Healthcare For Retirees – It’s Not A Pretty Picture – Healthcare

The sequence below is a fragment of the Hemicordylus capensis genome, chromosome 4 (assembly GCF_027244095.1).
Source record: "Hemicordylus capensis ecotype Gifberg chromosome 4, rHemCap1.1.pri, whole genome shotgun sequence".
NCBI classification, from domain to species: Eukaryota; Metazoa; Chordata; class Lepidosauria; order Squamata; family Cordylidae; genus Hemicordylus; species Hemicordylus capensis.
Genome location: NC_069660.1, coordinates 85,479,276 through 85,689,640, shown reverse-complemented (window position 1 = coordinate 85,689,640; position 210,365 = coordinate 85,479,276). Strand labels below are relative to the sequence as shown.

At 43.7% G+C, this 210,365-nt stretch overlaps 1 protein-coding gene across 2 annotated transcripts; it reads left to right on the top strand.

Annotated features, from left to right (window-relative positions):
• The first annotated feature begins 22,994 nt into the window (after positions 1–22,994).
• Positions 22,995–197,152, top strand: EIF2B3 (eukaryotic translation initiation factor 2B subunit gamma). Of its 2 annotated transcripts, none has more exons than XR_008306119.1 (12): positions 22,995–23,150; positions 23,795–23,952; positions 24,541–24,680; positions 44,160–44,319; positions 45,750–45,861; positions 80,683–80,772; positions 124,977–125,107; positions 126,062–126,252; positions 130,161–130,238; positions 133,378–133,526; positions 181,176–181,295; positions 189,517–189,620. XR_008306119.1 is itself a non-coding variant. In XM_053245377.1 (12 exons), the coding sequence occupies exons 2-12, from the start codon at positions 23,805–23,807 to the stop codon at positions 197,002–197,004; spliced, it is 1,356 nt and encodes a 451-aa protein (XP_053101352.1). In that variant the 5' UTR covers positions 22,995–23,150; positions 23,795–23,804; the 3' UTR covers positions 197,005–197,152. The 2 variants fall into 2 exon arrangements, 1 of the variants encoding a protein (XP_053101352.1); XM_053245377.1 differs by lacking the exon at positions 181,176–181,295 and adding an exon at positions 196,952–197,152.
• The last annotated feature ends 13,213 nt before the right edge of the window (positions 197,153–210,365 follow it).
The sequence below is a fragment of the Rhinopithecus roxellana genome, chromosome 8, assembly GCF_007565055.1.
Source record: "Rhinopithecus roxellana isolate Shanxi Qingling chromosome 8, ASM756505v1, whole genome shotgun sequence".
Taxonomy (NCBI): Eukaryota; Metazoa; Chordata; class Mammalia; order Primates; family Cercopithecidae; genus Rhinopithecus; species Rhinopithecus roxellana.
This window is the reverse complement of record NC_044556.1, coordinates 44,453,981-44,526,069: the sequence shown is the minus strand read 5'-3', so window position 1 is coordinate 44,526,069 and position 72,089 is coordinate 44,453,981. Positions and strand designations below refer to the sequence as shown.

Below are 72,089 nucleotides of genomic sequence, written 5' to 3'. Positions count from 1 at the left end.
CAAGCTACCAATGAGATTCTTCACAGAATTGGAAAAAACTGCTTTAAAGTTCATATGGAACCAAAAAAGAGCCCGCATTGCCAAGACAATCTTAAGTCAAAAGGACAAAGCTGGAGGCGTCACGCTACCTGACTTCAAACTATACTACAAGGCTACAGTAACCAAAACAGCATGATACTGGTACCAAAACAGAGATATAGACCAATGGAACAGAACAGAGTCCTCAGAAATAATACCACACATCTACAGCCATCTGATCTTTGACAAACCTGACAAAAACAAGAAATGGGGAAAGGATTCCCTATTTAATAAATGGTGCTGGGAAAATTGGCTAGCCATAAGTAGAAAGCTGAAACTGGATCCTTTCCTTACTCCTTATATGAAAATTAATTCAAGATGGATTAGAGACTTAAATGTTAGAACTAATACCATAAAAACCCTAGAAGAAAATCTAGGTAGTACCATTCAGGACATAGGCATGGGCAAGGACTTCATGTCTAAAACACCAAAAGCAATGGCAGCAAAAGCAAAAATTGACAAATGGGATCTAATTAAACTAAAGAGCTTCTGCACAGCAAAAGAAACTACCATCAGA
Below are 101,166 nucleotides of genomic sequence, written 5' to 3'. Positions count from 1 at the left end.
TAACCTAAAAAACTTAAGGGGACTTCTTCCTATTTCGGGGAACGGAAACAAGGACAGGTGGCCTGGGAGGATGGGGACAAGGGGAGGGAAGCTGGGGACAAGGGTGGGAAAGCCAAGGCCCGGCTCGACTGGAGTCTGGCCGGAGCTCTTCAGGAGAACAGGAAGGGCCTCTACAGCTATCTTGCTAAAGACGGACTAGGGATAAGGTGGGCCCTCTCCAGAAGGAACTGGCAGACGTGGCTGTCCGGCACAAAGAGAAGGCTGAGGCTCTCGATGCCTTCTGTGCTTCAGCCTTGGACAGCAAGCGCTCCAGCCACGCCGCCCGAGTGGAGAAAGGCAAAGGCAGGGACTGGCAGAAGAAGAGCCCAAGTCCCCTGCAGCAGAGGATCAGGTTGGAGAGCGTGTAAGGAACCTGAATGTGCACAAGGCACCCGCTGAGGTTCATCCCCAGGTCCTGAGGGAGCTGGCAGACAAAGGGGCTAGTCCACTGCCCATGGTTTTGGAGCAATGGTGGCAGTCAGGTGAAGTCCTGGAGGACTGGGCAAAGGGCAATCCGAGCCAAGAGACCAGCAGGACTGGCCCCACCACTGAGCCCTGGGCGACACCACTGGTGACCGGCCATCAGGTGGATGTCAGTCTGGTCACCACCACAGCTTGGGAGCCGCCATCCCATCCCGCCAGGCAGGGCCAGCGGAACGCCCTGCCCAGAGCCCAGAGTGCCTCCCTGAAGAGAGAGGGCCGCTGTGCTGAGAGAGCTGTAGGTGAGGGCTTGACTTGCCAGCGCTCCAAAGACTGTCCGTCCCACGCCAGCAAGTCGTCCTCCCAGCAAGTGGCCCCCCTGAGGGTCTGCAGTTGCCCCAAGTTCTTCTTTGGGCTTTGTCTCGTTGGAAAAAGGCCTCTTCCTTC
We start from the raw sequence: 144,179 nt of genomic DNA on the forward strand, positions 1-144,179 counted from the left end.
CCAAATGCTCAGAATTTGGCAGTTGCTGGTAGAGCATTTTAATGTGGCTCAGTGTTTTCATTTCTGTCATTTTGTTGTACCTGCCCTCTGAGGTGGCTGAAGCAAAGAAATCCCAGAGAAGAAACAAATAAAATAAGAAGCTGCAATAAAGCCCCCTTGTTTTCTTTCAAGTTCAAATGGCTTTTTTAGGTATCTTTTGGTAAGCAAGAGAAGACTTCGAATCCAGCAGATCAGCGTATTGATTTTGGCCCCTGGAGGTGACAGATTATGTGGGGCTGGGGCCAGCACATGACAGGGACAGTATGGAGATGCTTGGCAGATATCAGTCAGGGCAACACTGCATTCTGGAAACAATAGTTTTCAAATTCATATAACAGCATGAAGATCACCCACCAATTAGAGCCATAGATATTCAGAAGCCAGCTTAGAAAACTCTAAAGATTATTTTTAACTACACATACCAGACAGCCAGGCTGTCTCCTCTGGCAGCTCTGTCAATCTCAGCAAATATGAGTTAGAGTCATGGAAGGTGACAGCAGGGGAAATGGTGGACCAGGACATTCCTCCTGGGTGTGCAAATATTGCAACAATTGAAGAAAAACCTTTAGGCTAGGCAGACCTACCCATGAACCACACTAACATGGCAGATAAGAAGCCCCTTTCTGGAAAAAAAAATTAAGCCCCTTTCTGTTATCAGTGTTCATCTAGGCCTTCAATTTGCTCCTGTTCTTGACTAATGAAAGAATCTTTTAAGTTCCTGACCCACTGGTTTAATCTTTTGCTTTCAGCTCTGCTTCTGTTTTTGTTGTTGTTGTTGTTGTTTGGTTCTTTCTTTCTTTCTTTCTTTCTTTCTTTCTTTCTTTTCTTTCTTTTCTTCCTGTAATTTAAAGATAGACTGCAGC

This story is not meant to scare you, though some of what you will learn may do that. It is intended to give you a clear picture of the state of U.S. pensions, social security, health insurance and Medicare, and what that means to your health and wellbeing in your retirement years. So if you are intending to retire in the next 20 years, pay attention. And if you’re not intending to, pay attention anyway. The impact of the current retirement and healthcare systems will reach far beyond the Baby Boomer generation.To set the scene, let’s recount a portion of a story told by Jim Jubak (financial guru) about his father.The voice on the other end of the phone was angry. There’s something wrong with my retirement check, the man said. His monthly pension check, which had netted him $350 a month for years, was suddenly just $180 — a drop of nearly 50%. Coping with the incredible shrinking retirement; Jubak’s Journal, March 26, 2004That excerpt was from a phone call between Jubak his father a few years ago. It seems the company his father had worked for for many years, and from which he had retired, had increased the amount Jim’s father had to pay for health insurance by $170 a month – WITH NO NOTICE! That increase cut his monthly pension nearly in half! AND there was no promise from his former employer that that would be the last increase in payout he would see!It’s a despicable way to treat anyone. But it serves as a perfect example of what IS happening to many retirees today, and what promises to happen even more (given the state of healthcare in the U.S.).But that is not all. Healthcare for retirees is getting hit from all possible angles. While employers are targeting pensions and health insurance payouts for BIG cost cutting measures, the federal government is lowering Medicare funds and shrinking social security checks (meaning social security payments are not staying in step with inflation). And to top it all off, healthcare costs are on the rise again. Consumer group Families USA estimates that the prices of drugs used most by the elderly have climbed nearly 3.5X faster than inflation between January 2002 and January 2003.*Pfizer’s (PFE, news, msgs) Celebrex pain killer is up 23% while their cholesterol drug, Lipitor, is up 19%.**Any way you look at it, you are and will-continue-to pay more for healthcare, and get far less back far into your retirement years.Jubak’s advice to retirees, his father included (I assume) was to fortify your investment portfolio to hedge against the downturn in pension and social payments (payments that will be outpaced by inflation) and the upturn in YOUR CONTRIBUTION to medical care.If you want further investment advice, click over to Jubak’s column. But if you want to find out what you can do immediately to supplement missing health services or to get a lower rate on individual services, keep reading.There are options besides Medicare and private health insurance. They are called Consumer Driven Health programs. And what it amounts to is free trade in healthcare.Consumer Driven Health works like this. For a small monthly fee, far less than insurance company rates (monthly fee run as low as $19.95 per month and may cover your entire household), you receive discounted rates on the very health services insurance companies are cutting. And the discounts are sizable. One company reports up to 80% savings to its members for dental care alone. What’s more, anyone can join. No one is turned down for any reason, including preexisting health or dental conditions.So if your health and wellbeing are important to you, look into CDH to find out what you can do to take care of your health long into retirement, regardless of the changes that occur with government programs and your employer retirement benefits and pension funds.*Coping with the incredible shrinking retirement; Jubak’s Journal, Jim Jubak, March 26, 2004.